My friend Danny Morganstern quotes his teacher Channing Robbins, who said, "When you change one thing, you change everything." I am finding that to be true, expecially on the viola, where the actual distances and angles are larger than they are on the violin.

A shoulder rest stabilizes the instrument, so that more flexibility is required in the bow arm. I used to bring the viola up to meet the bow when playing on the C string. Now I have to adjust the angle of my bow arm. So now I'm practicing on one string at a time in order to learn my new angles, and try to find something of my old sound.

I have been organizing my closet lately, and am finding shirts with buttons and shirts made of slippery material that I will now be able to wear while playing. I might even invest in a turtleneck (well, maybe for next winter). Maybe I'll find new aspects of sound in this new phase of playing. Every day is an adventure.

Saturday, March 26, 2022

Infinite value

This came in one of the two fortune cookies I ate last night. Michael doesn't like fortune cookies, but he likes reading the fortunes, so this could have been his as easily as it could have been mine.

But it particularly resonates with me in light of the way I think about music, and the value that it has to me and might have to others. I know the value that writing music has for me. It fills my time (minutes, hours, weeks, months, and occasionally years) with purpose. While I am writing something I am the CEO and the COO of my musical world. I get to decide what stays in and what goes. I get to make decisions that concern the horizontal fate of a given phrase, or what colors are allowed to resonate in the vertical world of harmony (or the horizontal world). Whether I am writing something that will make money for someone else (i.e. a publisher), or writing something to share without involving money at all, the value to me is still the same.

I feel fortunate to haven known for most of my life that money is not a measure of value. Much of the world doesn't think the way I do, but I have come to accept that. People have tried to change my mind, but it hasn't worked.

How do I measure value for the work I do?

The value of my time if I am asked to play somewhere is always a set amount (usually a per-service fee). If I play extremely well by regular standards (you know, in tune, in time, and with a good sound), if I play a few notes out of rhythm or out of tune, or if I miss a few entirely, I am the only person who really knows. If mistakes happen in a rehearsal, the pay is the same as if mistakes happen in a concert (though I do everything in my power to minimize in-concert mistakes). If I happen to have a transcendental experience while playing, the fee for the "gig" is still the same. If the performance happens to be meaningful for anyone listening, or anyone else playing, the value is infinitely greater than whatever the fee I am played happens to be.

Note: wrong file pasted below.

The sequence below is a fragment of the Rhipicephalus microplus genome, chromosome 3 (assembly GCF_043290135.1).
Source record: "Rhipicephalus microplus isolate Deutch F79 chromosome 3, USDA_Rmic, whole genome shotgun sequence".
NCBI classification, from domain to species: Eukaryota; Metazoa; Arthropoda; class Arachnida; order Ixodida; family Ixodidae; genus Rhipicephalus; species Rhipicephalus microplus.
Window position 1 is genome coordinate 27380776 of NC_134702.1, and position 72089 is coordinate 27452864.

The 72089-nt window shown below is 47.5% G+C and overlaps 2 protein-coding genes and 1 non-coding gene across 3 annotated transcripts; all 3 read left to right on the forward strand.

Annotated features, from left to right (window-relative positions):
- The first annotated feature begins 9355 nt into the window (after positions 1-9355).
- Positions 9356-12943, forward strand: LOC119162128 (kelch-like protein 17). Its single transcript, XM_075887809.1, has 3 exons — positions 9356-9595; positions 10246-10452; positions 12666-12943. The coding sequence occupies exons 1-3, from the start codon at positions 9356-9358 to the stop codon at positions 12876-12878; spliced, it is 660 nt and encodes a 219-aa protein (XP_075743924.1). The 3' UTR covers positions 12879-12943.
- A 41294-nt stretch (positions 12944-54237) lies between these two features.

It's the same with lessons. A student (or a student's parents) pays a set amount of money for a lesson, regardless of how much the student learns, how well s/he is prepared, or what s/he retains from whatever might have happened in the lesson. I would say the way I measure success in teaching would be that if a student can have a loving experience with a piece of music, from playing a duet with me, or from playing an ensemble piece with others. If a student can feel a sense of infinity in the course of playing a piece, a phrase, or a note (making every second have infinite value), I feel a sense of accomplishment. I even feel a sense of accomplishment if it happens only once (though I hope that the recognition of it will encourage the student to seek out the experience again).

And I hope that the music I write can help people connect with the expressive parts of themselves and can serve as a conduit for meaningful musical relationships.

Some composers write with an audience in mind. I'm not sure exactly how to do that. Some composers write in order to express an intellectual or emotional point of view, and do everything they can to insure that every performance or reading will be pretty much the same as any other "correct" performance. I know how to do that, but wouldn't. I write to give musicians pieces to play and sing so that they can express themselves. If people listening can connect with the music, that makes me really happy. And if even one second is filled with infinite value, that's enough for me.

Friday, March 25, 2022

Thursday, March 24, 2022

Ida Mae Crombie

I just happened upon the manuscript of Ida Mae Crombie's manuscript of "Scale Stories" in the Library of Congress archives. The published book appeared in 1925:

Crombie's "Scale Stories" are student-teacher duets (not scale-based solo pieces like my "Scale Tales). She gives her pieces titles that begin with the letter of each scale, so we get a nocturne called "The Desolate Desert," "Dance of the Dwarfs," and a waltz called "Dance of the Daffodils" for D minor; and "The Bobbing Brooklet," and a Ballad called "The Bonnie Blue Bells."

Navigation is a bit difficult because of the small LOC viewer window, and this manuscript doesn't go into keys that have more than four sharps or four flats (it abruptly ends with reference to the key of D-flat major).

I learned only a little about Ida Mae Crombie from the internets.

She was born in 1882 and lived on 31 Derry Street in Manchester, New Hampshire, where she taught violin and ran a chamber music program at the YMCA. Her father was named True Worthy Crombie, and Ida Mae had an older brother who died in infancy. It looks like she never married. She published four books for A.P. Schmidt, including a calendar piece.